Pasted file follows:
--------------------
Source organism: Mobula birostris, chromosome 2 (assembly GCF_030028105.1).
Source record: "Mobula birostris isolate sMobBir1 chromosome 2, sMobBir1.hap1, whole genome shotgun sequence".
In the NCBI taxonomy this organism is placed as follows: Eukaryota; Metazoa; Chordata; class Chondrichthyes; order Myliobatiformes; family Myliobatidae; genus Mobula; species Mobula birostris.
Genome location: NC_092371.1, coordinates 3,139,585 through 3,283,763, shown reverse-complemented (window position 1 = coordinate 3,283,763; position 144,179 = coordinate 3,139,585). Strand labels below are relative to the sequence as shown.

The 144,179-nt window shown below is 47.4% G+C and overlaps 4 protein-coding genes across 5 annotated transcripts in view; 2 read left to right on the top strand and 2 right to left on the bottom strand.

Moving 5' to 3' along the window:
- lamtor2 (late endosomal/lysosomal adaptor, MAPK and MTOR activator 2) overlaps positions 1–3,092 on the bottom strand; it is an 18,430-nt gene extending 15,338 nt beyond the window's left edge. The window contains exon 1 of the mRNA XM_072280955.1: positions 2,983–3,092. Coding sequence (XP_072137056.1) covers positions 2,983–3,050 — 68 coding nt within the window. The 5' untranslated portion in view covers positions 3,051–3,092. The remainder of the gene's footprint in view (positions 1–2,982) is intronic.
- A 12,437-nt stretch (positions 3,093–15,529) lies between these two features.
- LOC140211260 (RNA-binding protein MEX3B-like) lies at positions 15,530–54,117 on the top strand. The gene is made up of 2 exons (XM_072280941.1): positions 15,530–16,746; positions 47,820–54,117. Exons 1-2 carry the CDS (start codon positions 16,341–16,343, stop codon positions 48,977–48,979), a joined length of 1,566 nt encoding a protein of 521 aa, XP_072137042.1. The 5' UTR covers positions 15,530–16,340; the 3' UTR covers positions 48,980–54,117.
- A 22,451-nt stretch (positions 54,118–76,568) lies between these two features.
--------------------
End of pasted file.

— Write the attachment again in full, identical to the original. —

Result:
Source organism: Mobula birostris, chromosome 2 (assembly GCF_030028105.1).
Source record: "Mobula birostris isolate sMobBir1 chromosome 2, sMobBir1.hap1, whole genome shotgun sequence".
In the NCBI taxonomy this organism is placed as follows: Eukaryota; Metazoa; Chordata; class Chondrichthyes; order Myliobatiformes; family Myliobatidae; genus Mobula; species Mobula birostris.
Genome location: NC_092371.1, coordinates 3,139,585 through 3,283,763, shown reverse-complemented (window position 1 = coordinate 3,283,763; position 144,179 = coordinate 3,139,585). Strand labels below are relative to the sequence as shown.

The 144,179-nt window shown below is 47.4% G+C and overlaps 4 protein-coding genes across 5 annotated transcripts in view; 2 read left to right on the top strand and 2 right to left on the bottom strand.

Moving 5' to 3' along the window:
- lamtor2 (late endosomal/lysosomal adaptor, MAPK and MTOR activator 2) overlaps positions 1–3,092 on the bottom strand; it is an 18,430-nt gene extending 15,338 nt beyond the window's left edge. The window contains exon 1 of the mRNA XM_072280955.1: positions 2,983–3,092. Coding sequence (XP_072137056.1) covers positions 2,983–3,050 — 68 coding nt within the window. The 5' untranslated portion in view covers positions 3,051–3,092. The remainder of the gene's footprint in view (positions 1–2,982) is intronic.
- A 12,437-nt stretch (positions 3,093–15,529) lies between these two features.
- LOC140211260 (RNA-binding protein MEX3B-like) lies at positions 15,530–54,117 on the top strand. The gene is made up of 2 exons (XM_072280941.1): positions 15,530–16,746; positions 47,820–54,117. Exons 1-2 carry the CDS (start codon positions 16,341–16,343, stop codon positions 48,977–48,979), a joined length of 1,566 nt encoding a protein of 521 aa, XP_072137042.1. The 5' UTR covers positions 15,530–16,340; the 3' UTR covers positions 48,980–54,117.
- A 22,451-nt stretch (positions 54,118–76,568) lies between these two features.